Our inductive hypothesis guarantees that $\operatorname{Fun}( \operatorname{\partial \Delta }^{n}, \operatorname{\mathcal{C}})^{\simeq }$ and $\operatorname{Fun}(K', \operatorname{\mathcal{C}})^{\simeq }$ are essentially $\kappa$-small. It will therefore suffice to show that the Kan complex $\operatorname{Fun}( \Delta ^ n, \operatorname{\mathcal{C}})^{\simeq }$ is essentially $\kappa$-small (Corollary 5.4.5.16). If $n=1$, this follows from assumption $(3)$. If $n \geq 2$, then the inclusion map $\Lambda ^{n}_{1} \hookrightarrow \Delta ^ n$ induces a homotopy equivalence $\operatorname{Fun}( \Delta ^ n, \operatorname{\mathcal{C}})^{\simeq } \rightarrow \operatorname{Fun}( \Lambda ^{n}_{1},\operatorname{\mathcal{C}})^{\simeq }$, so that the desired result again follows from our inductive hypothesis. It will therefore suffice to treat the case $n=0$: that is, to show that the Kan complex $\operatorname{\mathcal{C}}^{\simeq }$ is essentially $\kappa$-small. This follows from Corollary 5.4.5.13, since $\operatorname{\mathcal{C}}^{\simeq }$ is homotopy equivalent to the summand $\operatorname{Isom}(\operatorname{\mathcal{C}})^{\simeq } \subseteq \operatorname{Fun}(\Delta ^1, \operatorname{\mathcal{C}})^{\simeq }$ (see Corollary 4.4.5.10).

The implication $(4) \Rightarrow (5)$ follows from Proposition 5.4.7.1. We will complete the proof by showing that $(5)$ implies $(1)$. Assume that condition $(5)$ is satisfied; we will show that $\operatorname{\mathcal{C}}$ is essentially $\kappa$-small. We now proceed as in the proof of Proposition 5.4.7.1. Using Proposition 5.4.6.12, we can reduce to the case where $\operatorname{\mathcal{C}}$ is minimal. In this case, we wish to show that $\operatorname{\mathcal{C}}$ is $\kappa$-small. By virtue of Proposition 5.4.4.9, it will suffice to show that the collection of $n$-simplices of $\operatorname{\mathcal{C}}$ is $\kappa$-small, for each $n \geq 0$. Our proof proceeds by induction on $n$. Using our inductive hypothesis (together with Remark 5.4.3.4 and Proposition 5.4.3.5), we see that the set $\operatorname{Hom}_{\operatorname{Set_{\Delta }}}( \operatorname{\partial \Delta }^ n, \operatorname{\mathcal{C}})$ is $\kappa$-small. Since $\kappa$ is regular, it will suffice to show that each fiber of the restriction map $\operatorname{Hom}_{\operatorname{Set_{\Delta }}}( \Delta ^ n, \operatorname{\mathcal{C}}) \rightarrow \operatorname{Hom}_{\operatorname{Set_{\Delta }}}( \operatorname{\partial \Delta }^ n, \operatorname{\mathcal{C}})$ is $\kappa$-small.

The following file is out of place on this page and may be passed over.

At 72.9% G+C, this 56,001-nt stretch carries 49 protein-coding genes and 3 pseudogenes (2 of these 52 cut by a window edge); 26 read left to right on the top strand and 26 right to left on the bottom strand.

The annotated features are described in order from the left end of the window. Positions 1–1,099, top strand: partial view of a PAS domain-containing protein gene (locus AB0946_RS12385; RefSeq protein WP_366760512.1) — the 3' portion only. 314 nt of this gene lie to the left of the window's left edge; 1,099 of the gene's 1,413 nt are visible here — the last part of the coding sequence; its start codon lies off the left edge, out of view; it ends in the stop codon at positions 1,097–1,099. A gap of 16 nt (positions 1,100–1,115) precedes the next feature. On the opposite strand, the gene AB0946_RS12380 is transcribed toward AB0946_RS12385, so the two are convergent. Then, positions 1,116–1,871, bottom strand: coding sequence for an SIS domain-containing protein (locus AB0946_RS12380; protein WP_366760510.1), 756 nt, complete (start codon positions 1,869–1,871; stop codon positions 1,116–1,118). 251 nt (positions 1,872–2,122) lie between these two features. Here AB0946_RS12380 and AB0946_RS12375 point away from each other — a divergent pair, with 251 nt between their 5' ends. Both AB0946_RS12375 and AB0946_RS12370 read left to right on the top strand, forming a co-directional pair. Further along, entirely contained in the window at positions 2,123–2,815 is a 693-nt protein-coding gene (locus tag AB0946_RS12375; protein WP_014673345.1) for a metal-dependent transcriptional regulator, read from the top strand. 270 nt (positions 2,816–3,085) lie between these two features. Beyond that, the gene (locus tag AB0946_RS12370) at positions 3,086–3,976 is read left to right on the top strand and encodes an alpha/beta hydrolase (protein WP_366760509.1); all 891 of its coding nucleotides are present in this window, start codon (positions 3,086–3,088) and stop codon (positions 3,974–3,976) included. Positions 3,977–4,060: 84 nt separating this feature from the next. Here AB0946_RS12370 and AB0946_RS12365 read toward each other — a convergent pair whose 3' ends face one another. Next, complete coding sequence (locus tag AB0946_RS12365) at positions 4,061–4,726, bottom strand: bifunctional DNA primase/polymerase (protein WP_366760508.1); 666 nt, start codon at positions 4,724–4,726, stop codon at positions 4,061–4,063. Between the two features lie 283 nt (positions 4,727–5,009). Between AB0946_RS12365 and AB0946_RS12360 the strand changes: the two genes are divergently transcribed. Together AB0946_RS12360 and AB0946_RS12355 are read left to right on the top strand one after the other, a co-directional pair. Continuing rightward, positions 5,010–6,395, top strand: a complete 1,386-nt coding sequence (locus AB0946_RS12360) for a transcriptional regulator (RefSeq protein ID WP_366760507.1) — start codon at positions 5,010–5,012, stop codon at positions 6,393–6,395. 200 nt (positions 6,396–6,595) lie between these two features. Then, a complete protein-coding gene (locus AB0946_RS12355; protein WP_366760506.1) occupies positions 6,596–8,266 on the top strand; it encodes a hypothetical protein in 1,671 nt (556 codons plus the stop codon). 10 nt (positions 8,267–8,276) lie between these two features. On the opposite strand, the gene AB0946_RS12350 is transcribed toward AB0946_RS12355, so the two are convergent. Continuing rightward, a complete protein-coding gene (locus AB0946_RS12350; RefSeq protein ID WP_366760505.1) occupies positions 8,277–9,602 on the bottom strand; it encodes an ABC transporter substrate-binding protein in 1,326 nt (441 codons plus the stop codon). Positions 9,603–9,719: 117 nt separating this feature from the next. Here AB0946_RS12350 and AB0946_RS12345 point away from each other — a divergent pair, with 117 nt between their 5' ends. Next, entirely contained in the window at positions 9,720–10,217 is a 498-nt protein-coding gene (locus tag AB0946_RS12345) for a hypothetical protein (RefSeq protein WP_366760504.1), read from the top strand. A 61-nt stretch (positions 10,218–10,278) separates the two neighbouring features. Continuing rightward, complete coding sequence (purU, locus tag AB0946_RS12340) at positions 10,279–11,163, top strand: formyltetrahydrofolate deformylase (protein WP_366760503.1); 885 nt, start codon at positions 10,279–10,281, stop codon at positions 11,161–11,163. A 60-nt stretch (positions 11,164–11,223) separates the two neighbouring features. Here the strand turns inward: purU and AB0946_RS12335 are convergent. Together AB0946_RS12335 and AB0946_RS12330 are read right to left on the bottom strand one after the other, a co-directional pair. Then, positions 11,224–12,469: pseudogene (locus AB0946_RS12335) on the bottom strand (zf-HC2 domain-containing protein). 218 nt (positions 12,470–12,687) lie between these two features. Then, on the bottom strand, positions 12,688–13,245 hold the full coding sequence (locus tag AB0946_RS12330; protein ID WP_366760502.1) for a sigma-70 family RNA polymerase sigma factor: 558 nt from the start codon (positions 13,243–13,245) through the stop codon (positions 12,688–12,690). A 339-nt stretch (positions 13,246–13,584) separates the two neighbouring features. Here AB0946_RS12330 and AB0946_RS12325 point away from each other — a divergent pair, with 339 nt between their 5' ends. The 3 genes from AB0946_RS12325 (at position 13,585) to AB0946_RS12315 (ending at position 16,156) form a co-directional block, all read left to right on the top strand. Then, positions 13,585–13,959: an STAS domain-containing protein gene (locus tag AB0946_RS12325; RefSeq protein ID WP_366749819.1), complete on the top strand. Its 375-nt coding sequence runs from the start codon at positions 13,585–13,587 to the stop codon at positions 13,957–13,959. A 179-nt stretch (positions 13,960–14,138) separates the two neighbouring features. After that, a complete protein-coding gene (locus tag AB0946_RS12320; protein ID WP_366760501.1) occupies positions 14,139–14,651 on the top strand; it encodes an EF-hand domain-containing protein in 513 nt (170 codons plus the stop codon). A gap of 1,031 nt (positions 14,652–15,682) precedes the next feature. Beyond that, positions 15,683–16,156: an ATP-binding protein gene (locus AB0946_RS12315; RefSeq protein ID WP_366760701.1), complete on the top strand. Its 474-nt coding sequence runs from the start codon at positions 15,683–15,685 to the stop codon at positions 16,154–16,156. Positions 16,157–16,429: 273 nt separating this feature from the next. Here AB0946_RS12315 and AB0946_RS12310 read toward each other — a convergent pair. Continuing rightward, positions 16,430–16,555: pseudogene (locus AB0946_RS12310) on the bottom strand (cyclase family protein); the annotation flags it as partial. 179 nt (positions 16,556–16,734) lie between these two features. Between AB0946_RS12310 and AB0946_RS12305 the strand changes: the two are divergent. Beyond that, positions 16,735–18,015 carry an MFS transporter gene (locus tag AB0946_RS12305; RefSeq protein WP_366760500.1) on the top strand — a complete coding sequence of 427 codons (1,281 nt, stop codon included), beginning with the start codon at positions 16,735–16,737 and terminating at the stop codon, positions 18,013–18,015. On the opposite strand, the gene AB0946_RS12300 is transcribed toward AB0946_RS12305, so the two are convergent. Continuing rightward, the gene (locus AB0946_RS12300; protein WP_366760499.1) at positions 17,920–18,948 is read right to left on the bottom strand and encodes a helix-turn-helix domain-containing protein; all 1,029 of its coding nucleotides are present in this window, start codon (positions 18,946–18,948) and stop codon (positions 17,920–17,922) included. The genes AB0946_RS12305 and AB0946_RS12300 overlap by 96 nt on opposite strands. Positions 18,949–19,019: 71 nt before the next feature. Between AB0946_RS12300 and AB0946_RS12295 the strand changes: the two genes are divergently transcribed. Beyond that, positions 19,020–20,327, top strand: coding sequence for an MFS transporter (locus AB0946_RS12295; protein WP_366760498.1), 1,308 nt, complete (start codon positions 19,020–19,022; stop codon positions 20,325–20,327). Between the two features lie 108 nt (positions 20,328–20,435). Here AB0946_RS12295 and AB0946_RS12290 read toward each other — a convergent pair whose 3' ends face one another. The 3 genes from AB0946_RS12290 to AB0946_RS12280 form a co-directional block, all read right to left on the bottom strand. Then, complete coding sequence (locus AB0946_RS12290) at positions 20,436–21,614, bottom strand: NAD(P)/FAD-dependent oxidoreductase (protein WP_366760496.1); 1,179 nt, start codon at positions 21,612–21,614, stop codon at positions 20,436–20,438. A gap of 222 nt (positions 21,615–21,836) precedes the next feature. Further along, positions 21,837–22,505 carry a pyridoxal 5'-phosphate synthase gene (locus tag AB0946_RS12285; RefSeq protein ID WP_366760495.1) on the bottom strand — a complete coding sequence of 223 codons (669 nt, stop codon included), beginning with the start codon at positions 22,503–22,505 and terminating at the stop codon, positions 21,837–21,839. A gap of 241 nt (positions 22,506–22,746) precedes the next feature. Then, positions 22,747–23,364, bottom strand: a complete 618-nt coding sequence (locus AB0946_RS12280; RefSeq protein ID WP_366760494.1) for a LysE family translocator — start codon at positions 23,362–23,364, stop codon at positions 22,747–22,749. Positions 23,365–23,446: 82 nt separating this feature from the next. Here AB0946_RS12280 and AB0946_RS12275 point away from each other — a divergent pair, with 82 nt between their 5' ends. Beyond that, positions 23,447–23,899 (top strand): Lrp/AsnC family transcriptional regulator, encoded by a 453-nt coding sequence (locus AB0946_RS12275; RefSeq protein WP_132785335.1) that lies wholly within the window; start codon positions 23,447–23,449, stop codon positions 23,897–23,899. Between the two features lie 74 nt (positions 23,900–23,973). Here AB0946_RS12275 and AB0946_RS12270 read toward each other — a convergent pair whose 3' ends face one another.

Set $E = \operatorname{Fun}( \Delta ^{n}, \operatorname{\mathcal{C}})^{\simeq }$ and $B = \operatorname{Fun}( \operatorname{\partial \Delta }^{n}, \operatorname{\mathcal{C}})^{\simeq }$, so that the inclusion map $\operatorname{\partial \Delta }^{n} \hookrightarrow \Delta ^ n$ induces a Kan fibration $q: E \rightarrow B$ (Corollary 4.4.5.4). Fix a vertex $b \in B$ and set $E_{b} = \{ b\} \times _{B} E$; we wish to show that the the set of vertices of $E_{b}$ is $\kappa$-small. Since $\operatorname{\mathcal{C}}$ is minimal, each vertex of $E_{b}$ belongs to a different connected component. It will therefore suffice to show that the set of connected components $\pi _0(E_ b)$ is $\kappa$-small. Assumption $(5)$ guarantees that the set $\pi _0(E)$ is $\kappa$-small. Moreover Corollary 3.2.5.5 shows that every nonempty fiber of the map $\pi _0(E_ b) \rightarrow \pi _0(E)$ is equipped with a transitive action of the fundamental group $\pi _{1}(B,b)$, which is also $\kappa$-small. Since $\kappa$ is regular, it follows that the set $\pi _0(E_ b)$ is also $\kappa$-small, as desired. $\square$